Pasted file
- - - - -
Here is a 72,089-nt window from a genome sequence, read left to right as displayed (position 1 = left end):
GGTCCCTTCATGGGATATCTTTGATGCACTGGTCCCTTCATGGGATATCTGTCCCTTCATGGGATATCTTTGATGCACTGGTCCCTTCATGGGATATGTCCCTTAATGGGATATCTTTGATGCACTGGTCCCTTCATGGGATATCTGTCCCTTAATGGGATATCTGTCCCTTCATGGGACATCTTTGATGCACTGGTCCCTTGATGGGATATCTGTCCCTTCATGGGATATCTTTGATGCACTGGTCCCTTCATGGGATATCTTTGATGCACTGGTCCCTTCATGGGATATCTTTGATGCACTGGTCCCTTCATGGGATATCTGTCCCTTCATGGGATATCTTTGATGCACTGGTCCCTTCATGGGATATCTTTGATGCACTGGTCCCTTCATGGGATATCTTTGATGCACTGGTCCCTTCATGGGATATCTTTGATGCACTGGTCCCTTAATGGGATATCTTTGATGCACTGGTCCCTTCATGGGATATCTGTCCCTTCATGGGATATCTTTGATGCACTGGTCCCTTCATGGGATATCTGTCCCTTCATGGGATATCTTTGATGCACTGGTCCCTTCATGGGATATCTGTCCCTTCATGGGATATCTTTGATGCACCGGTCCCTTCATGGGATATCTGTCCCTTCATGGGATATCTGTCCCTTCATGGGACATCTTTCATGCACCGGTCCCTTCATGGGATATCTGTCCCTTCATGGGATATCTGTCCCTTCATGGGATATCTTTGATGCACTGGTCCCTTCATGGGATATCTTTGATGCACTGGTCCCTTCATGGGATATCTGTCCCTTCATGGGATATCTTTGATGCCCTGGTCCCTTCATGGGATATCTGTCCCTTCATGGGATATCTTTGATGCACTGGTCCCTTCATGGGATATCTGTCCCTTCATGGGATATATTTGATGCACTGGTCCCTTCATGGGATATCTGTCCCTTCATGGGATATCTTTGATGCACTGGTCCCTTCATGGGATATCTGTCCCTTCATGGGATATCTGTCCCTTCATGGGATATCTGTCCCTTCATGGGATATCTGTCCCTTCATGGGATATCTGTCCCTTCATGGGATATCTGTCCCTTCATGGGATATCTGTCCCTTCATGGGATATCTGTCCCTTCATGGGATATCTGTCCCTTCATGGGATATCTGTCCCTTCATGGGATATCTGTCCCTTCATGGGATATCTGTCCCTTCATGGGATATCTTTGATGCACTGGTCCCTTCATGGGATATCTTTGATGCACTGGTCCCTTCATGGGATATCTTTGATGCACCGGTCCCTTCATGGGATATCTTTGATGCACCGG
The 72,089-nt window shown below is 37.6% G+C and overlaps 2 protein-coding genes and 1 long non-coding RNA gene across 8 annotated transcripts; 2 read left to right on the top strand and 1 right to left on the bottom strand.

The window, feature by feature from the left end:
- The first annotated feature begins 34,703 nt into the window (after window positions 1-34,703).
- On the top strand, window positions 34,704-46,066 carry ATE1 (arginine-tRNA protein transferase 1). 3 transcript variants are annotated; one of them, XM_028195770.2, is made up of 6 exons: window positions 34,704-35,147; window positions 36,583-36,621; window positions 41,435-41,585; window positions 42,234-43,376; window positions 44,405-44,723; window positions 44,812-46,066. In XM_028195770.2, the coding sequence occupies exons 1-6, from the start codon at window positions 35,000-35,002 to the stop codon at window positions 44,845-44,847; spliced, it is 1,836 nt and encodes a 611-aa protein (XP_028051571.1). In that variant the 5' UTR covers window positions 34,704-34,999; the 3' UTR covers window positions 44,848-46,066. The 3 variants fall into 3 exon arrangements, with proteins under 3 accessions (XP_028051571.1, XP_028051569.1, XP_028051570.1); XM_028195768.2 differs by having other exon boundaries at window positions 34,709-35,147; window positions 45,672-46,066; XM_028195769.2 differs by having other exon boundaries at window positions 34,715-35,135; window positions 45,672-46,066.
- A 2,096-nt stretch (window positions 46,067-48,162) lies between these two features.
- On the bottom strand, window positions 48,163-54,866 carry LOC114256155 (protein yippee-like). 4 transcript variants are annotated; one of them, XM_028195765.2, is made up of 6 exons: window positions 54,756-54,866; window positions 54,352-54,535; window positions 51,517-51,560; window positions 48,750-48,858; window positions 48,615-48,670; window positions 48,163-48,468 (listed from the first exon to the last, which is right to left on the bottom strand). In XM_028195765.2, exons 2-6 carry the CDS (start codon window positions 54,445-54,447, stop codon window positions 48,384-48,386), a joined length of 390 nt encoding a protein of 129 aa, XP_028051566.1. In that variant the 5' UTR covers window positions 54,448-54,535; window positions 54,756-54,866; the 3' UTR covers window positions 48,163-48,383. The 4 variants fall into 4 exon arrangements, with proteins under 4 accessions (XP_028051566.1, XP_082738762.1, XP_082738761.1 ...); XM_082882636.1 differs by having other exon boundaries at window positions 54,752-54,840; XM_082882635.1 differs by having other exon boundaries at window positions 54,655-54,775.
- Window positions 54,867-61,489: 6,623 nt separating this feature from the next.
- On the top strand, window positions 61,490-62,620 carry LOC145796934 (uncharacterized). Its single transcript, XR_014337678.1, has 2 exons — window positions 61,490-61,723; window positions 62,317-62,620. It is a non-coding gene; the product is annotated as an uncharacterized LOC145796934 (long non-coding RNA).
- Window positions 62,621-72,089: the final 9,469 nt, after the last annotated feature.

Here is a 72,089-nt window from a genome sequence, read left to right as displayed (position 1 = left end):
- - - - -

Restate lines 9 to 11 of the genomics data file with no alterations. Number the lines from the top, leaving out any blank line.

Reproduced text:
- Window positions 54,867-61,489: 6,623 nt separating this feature from the next.
- On the top strand, window positions 61,490-62,620 carry LOC145796934 (uncharacterized). Its single transcript, XR_014337678.1, has 2 exons — window positions 61,490-61,723; window positions 62,317-62,620. It is a non-coding gene; the product is annotated as an uncharacterized LOC145796934 (long non-coding RNA).
- Window positions 62,621-72,089: the final 9,469 nt, after the last annotated feature.